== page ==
JEL: E30 E52 C90
    Date: 2013–02
  3. By: Alicia Garcia-Herrero (Banco Bilbao Vizcaya Argentaria (BBVA) and Lingnan University and Hong Kong Institute for Monetary Research); Eric Girardin (Aix-Marseille University and French National Center for Scientific Research (CNRS) and ˆ[cole des Hautes ˆ[tudes en Sciences Sociales (EHESS) and Hong Kong Institute for Monetary Research)
    Abstract: Central bank communication is becoming a key aspect of monetary policy as a consequence of financial liberalization and the introduction of market instruments to conduct monetary policy. How much the market listens and, possibly, understands the People's Bank of China (PBoC) should be a key question for the central bank in modernising its monetary policy toolkit. In this paper, we tackle this issue empirically and find that China's money markets not only listen to the PBoC's words but understand the tone of monetary policy which the PBoC intends to convey in its messages. First, we find that the volatility and volume of money market rates change right after communication from the PBoC's governing body. Second, we find a statistically significant rise in interbank rates following communication with a hawkish tone. All in all, our results show strong evidence of effective oral and written communication by the PBoC aimed at China's money markets.
    Keywords: China Monetary Policy Communication, Money Market
    JEL: E52 E58 E43
    Date: 2013–02
  4. By: Shinji Takagi (Graduate School of Economics, Osaka University); Hiroki Okada (Graduate School of Economics, Osaka University)
    Abstract: This note explores the signaling effect of foreign exchange market intervention in countries, such as Japan, the United Kingdom and the United States, where separate agencies are responsible for intervention and monetary policy. An important part of the signaling effect operates when an entity conducting intervention makes a credible commitment to a change in future monetary policy, suggesting that its effectiveness hinges upon whether the central bank is independent of government oversight. We test this conjecture by comparing the consistency of intervention and future monetary policy in Japan before and after April 1998, when central bank independence was established by the new Bank of Japan Law. As expected, the signaling effect of intervention weakened after the central bank became independent.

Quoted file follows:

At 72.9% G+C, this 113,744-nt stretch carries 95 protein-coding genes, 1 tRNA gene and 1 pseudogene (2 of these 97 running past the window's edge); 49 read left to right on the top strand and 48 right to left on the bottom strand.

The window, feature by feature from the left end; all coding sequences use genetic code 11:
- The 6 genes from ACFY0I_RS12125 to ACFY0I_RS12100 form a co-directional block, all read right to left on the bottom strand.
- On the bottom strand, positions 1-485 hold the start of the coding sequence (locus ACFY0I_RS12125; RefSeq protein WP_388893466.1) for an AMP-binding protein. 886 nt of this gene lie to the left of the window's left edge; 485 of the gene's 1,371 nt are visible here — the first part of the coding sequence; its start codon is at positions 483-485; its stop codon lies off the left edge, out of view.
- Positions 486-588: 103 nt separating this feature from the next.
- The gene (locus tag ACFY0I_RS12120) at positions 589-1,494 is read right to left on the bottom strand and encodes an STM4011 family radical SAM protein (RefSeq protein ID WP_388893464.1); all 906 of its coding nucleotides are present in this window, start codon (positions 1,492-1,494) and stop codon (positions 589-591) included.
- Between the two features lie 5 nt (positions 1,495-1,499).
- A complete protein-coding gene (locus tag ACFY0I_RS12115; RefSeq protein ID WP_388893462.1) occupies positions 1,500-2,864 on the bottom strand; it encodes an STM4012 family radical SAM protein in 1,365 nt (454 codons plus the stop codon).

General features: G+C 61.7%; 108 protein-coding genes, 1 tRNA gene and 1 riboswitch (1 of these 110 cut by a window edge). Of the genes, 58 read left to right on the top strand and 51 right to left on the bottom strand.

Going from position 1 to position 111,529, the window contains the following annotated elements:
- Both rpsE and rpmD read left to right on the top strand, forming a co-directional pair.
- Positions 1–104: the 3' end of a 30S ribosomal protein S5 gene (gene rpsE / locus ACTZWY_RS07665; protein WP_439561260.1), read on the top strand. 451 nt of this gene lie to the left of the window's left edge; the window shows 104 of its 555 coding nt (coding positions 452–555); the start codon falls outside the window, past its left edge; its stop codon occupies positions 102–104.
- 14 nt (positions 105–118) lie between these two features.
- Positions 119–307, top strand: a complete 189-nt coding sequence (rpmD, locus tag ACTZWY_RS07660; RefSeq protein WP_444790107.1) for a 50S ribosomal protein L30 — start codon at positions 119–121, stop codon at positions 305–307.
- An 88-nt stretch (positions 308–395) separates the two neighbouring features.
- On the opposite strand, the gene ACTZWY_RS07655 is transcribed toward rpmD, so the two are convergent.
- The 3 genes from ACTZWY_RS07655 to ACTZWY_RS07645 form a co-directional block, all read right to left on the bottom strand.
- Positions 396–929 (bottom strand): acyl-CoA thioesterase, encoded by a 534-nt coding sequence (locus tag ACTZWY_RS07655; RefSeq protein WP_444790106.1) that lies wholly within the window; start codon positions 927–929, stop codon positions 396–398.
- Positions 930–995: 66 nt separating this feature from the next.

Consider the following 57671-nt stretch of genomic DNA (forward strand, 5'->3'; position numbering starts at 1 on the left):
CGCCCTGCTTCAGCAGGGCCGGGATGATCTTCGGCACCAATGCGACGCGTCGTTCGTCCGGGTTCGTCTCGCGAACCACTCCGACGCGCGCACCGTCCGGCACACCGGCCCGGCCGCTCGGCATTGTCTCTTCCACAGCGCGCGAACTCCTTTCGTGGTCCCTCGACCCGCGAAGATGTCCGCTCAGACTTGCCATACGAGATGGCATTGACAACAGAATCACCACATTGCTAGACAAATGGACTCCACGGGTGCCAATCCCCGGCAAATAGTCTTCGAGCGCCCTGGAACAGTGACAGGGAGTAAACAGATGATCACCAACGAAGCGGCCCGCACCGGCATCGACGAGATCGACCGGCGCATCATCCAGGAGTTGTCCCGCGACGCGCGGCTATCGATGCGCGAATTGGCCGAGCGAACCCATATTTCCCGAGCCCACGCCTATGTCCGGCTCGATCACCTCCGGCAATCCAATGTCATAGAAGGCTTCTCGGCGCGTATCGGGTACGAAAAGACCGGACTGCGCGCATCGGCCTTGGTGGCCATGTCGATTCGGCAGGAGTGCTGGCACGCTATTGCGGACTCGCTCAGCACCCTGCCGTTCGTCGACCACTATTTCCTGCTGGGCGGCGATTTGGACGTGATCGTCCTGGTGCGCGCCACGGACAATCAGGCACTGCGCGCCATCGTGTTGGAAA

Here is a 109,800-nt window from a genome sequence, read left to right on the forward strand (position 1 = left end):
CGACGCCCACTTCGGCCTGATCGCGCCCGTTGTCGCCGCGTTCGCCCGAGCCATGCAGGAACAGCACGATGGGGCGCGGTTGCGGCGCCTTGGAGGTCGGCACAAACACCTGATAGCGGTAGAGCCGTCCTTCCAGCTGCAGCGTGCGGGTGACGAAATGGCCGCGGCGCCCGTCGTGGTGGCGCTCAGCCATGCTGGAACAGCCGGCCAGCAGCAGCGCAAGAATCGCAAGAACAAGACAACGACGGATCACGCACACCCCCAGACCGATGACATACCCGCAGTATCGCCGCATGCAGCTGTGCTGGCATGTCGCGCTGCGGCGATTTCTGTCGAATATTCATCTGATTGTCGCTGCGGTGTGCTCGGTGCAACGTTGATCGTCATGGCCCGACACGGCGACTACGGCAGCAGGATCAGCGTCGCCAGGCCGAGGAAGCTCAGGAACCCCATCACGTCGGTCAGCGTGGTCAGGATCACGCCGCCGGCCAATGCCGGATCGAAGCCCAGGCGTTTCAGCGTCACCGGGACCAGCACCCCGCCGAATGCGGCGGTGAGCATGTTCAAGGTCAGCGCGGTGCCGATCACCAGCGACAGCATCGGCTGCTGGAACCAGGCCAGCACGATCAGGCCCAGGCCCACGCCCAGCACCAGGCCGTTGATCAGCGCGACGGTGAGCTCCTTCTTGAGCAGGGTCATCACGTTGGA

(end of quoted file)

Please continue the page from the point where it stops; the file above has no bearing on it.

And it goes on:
Keywords: foreign exchange market intervention; Japanese intervention; central bank independence; signaling effect of intervention
    JEL: E42 F31 F33
    Date: 2013–03
  5. By: Pedro Bação (Faculty of Economics, University of Coimbra and GEMF, Portugal); António Portugal Durate (Faculty of Economics, University of Coimbra and GEMF, Portugal); Mariana Simões (Faculty of Economics, University of Coimbra, Portugal)
    Abstract: This paper analyses the architecture of the International Monetary System (IMS) and the role of reserve currencies in it. We begin by describing the evolution of the IMS from the Gold Standard to the Bretton Woods system and the European integration process that led to the creation of the euro. We then discuss the role played by the euro in the IMS as an international reserve currency. Drawing on econometric estimations, we extrapolate the evolution of the shares in international reserves of the euro, the US dollar and the renminbi. In the discussion, we take into account the current sovereign debt crisis and the possibility of a currency war taking place as a result of the reportedly excessive undervaluation of the renminbi and of the expansionist monetary policies undertaken in several advanced economies, namely in the USA. The text ends with a review of proposals for reducing the likelihood of currency wars, which may disrupt the functioning of the current IMS.
    Keywords: currency war; euro; financial crisis; International Monetary System; exchange rate misalignments.
    JEL: E52 F31 F33 G15
    Date: 2013–01
  6. By: Laura Coroneo; Valentina Corradi; Paulo Santos Monteiro
    Abstract: The specification of an optimizing model of the monetary transmission mechanism requires selecting a policy regime, commonly commitment or discretion. In this paper we propose a new procedure for testing optimal monetary policy, relying on moment inequalities that nest commitment and discretion as two special cases. The approach is based on the derivation of bounds for inflation that are consistent with optimal policy under either policy regime. We derive testable implications that allow for specification tests and discrimination between the two alternative regimes. The proposed procedure is implemented to examine the conduct of monetary policy in the United States economy.
    Keywords: Bootstrap; GMM; Moment Inequalities; Optimal Monetary Policy
    JEL: C12 C52 E52 E58
    Date: 2013–03
  7. By: Marco Bassetto; Christopher Phelan
    Abstract: In this paper we show that interest rate rules lead to multiple equilibria when the central bank faces a limit to its ability to print money, or when private agents are limited in the amount of bonds that can be pledged to the central bank in exchange for money. Some of the equilibria are familiar and common to the environments where limits to money growth are not considered. However, new equilibria emerge, where money growth and inflation are higher. These equilibria involve a run on the central bank's interest target: households borrow as much as possible from the central bank, and the shadow interest rate in the private market is different from the policy target.